Nick is a city boy angry at being forced to move back to the nowhere town of Yaleylah, Missouri where he grew up. He can’t help remembering his mom and the blood magic she practiced – memories he’s tried for five years to escape. Silla, though, doesn’t want to forget; her parents’ apparent murder-suicide left her numb and needing answers. When a book of magic spells in her dad’s handwriting appears on her doorstep, she sees her chance to unravel the mystery of their deaths.
Together they plunge into the world of dark magic, but when a hundred-year-old blood witch comes hunting for the bones of Silla’s parents and the spell book, Nick and Silla will have to let go of everything they believe about who they are, the nature of life and death, and the deadly secrets that hide in blood.
Review: I was quite looking forward to reading this book before I started it as I'd read a lot of positive reviews and there was a good deal of hype buzzing around cyberspace about it. And although when I started the book I did have some reservations about it, once things got going I really enjoyed it.
It was quite a refreshing sort of book, and it seemed quite different from a lot of the paranormal novels that I've read. It was certainly a lot darker than some of them. Also, it pleased me that the romance between Silla and Nick wasn't the centre of the story.
I wasn't so sure about either Nick or Silla at the beginning of the story, just because the way they came together seemed a bit... clichéd. Girl with a dark, tragic past; mysterious new boy in town with some dark secrets of his own; it seemed a little overdone. Also, there was very little distinction between their voices. As a general rule I love books with multiple or alternating points of view, but there isn't much point to them if you can't tell who's talking. The only thing that gave me indication as to who was telling the story was that Nick swore more. Still, they were both pretty cool characters, and aside from their pasts and the way they came together, they weren't really flat or boring.
While I'm talking about Nick and Silla, I had better talk about their relationship. This is one of the things I wasn't so keen on. It was just so...rushed, like just because fate seemed to have an awful lot to do with how they came together, they didn't really need to take that much time to initially get to know each other. One week after they met each other they're already together and he's calling her "babe" all the time? Really? Speaking of which, I really didn't like the "babe" thing. It made me cringe. But, aside from those things, they were pretty sweet together and got on well. There was none of that stalking and watching-you-sleep-at-night business. Also, Silla continued to have a life and pursue hobbies (I feel like I read a lot of books where the main character has no other interests except, well, her love interest) and wasn't one of those characters who must spend all day and all night with her loved one.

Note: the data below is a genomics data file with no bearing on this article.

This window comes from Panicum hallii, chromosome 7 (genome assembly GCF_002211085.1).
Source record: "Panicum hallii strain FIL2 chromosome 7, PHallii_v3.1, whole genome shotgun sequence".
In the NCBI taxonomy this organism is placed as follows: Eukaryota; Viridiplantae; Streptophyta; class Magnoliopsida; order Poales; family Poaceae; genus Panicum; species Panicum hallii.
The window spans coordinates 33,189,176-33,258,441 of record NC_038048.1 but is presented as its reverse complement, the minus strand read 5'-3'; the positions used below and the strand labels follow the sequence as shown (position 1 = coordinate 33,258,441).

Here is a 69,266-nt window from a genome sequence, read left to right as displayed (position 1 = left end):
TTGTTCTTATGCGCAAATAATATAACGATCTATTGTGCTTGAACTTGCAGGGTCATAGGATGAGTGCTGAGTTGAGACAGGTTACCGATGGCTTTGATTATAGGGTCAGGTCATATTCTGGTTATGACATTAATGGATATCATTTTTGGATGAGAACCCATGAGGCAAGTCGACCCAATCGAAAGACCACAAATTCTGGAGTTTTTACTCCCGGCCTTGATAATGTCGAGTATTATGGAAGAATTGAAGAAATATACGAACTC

The writing style is another thing that I'm not so sure about. The way that the story flowed from one thing to another was fine, but I don't think some of the word choices were the best, especially with some of the similes, for instance "My brain whirred like a toy helicopter" and "...Like I was being flushed down a toilet" and the metaphor "He was Mephistopheles, smiling and tempting me, his Dr. Faustus, to dance." Comparing breathlessness to a broken air mattress kind of interrupts the flow of the story, and left me pondering the awkwardness of it for a minute.
It's a pretty dark book, and not at all for the faint-hearted. I didn't have much of a problem with this because I'm not generally a squeamish person, although I do think that the beheading/killing of the rabbit was unnecessary and really added nothing to the story. Small, fluffy animals should not die for no apparent reason. Anyway, it was quite toe-curling and deliciously creepy in some places, and totally one of those books to read in the middle of the night with a torch. The whole book
drips with is full of blood, curses and possession. I also liked the extracts from Josephine's diary; it didn't make much sense in relation to the story at first, but then as the story went on and more secrets about Nick and Silla's pasts were revealed, it seemed to be a lot more involved in the plot. Speaking of the plot, it has a totally excellent twist, which was way too cool. Also, the tension throughout the book really built up to the conclusion, which was entirely enthralling. I couldn't put the book down for the last 150 pages.
So, aside from a few things here and there, I really enjoyed Blood Magic. Tessa Gratton is a promising author and I look forward to reading more from her.
In three words: exciting, dark, promising.
recommended for: Girls who don't mind blood.
Thank you to Random House UK for sending me a copy to review.